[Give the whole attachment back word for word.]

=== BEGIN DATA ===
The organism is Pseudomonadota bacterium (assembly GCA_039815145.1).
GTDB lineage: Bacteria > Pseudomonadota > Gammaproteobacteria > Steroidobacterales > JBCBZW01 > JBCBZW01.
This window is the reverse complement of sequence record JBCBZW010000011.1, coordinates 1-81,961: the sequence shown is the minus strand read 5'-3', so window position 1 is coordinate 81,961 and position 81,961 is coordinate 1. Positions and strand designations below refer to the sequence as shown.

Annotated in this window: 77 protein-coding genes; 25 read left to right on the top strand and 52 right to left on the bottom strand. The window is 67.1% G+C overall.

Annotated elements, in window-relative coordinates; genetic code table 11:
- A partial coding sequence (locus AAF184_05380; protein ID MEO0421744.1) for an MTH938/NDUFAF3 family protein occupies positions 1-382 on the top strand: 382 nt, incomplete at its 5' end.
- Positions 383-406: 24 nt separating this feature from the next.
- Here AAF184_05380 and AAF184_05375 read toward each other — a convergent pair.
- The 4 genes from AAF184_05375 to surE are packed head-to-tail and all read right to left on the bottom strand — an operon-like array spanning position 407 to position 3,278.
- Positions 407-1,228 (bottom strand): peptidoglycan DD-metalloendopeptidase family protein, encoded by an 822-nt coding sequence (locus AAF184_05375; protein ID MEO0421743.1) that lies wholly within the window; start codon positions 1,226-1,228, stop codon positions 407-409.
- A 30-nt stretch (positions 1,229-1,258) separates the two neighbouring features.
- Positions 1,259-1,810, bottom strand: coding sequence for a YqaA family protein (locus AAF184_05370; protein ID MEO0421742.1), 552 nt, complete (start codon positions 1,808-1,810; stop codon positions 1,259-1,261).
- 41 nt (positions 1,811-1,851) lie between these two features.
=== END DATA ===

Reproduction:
The organism is Pseudomonadota bacterium (assembly GCA_039815145.1).
GTDB lineage: Bacteria > Pseudomonadota > Gammaproteobacteria > Steroidobacterales > JBCBZW01 > JBCBZW01.
This window is the reverse complement of sequence record JBCBZW010000011.1, coordinates 1-81,961: the sequence shown is the minus strand read 5'-3', so window position 1 is coordinate 81,961 and position 81,961 is coordinate 1. Positions and strand designations below refer to the sequence as shown.

Annotated in this window: 77 protein-coding genes; 25 read left to right on the top strand and 52 right to left on the bottom strand. The window is 67.1% G+C overall.

Annotated elements, in window-relative coordinates; genetic code table 11:
- A partial coding sequence (locus AAF184_05380; protein ID MEO0421744.1) for an MTH938/NDUFAF3 family protein occupies positions 1-382 on the top strand: 382 nt, incomplete at its 5' end.
- Positions 383-406: 24 nt separating this feature from the next.
- Here AAF184_05380 and AAF184_05375 read toward each other — a convergent pair.
- The 4 genes from AAF184_05375 to surE are packed head-to-tail and all read right to left on the bottom strand — an operon-like array spanning position 407 to position 3,278.
- Positions 407-1,228 (bottom strand): peptidoglycan DD-metalloendopeptidase family protein, encoded by an 822-nt coding sequence (locus AAF184_05375; protein ID MEO0421743.1) that lies wholly within the window; start codon positions 1,226-1,228, stop codon positions 407-409.
- A 30-nt stretch (positions 1,229-1,258) separates the two neighbouring features.
- Positions 1,259-1,810, bottom strand: coding sequence for a YqaA family protein (locus AAF184_05370; protein ID MEO0421742.1), 552 nt, complete (start codon positions 1,808-1,810; stop codon positions 1,259-1,261).
- 41 nt (positions 1,811-1,851) lie between these two features.